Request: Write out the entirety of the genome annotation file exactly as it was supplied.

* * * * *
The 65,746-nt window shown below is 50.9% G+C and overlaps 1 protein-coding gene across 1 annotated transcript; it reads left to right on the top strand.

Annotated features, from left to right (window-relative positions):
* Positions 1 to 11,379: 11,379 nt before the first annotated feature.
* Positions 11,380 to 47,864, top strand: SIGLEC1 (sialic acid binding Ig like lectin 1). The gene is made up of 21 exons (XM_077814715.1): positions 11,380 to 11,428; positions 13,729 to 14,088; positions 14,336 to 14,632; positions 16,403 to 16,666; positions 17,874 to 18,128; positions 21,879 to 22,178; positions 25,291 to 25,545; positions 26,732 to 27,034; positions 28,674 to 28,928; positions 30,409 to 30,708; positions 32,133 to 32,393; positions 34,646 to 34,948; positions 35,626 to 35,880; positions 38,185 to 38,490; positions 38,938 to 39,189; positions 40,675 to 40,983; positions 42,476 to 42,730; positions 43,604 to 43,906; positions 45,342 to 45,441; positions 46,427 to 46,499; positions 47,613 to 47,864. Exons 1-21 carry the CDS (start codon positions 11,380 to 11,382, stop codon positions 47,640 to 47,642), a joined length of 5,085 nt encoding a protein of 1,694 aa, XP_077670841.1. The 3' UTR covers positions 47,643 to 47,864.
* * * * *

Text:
The 65,746-nt window shown below is 50.9% G+C and overlaps 1 protein-coding gene across 1 annotated transcript; it reads left to right on the top strand.

Annotated features, from left to right (window-relative positions):
* Positions 1 to 11,379: 11,379 nt before the first annotated feature.
* Positions 11,380 to 47,864, top strand: SIGLEC1 (sialic acid binding Ig like lectin 1). The gene is made up of 21 exons (XM_077814715.1): positions 11,380 to 11,428; positions 13,729 to 14,088; positions 14,336 to 14,632; positions 16,403 to 16,666; positions 17,874 to 18,128; positions 21,879 to 22,178; positions 25,291 to 25,545; positions 26,732 to 27,034; positions 28,674 to 28,928; positions 30,409 to 30,708; positions 32,133 to 32,393; positions 34,646 to 34,948; positions 35,626 to 35,880; positions 38,185 to 38,490; positions 38,938 to 39,189; positions 40,675 to 40,983; positions 42,476 to 42,730; positions 43,604 to 43,906; positions 45,342 to 45,441; positions 46,427 to 46,499; positions 47,613 to 47,864. Exons 1-21 carry the CDS (start codon positions 11,380 to 11,382, stop codon positions 47,640 to 47,642), a joined length of 5,085 nt encoding a protein of 1,694 aa, XP_077670841.1. The 3' UTR covers positions 47,643 to 47,864.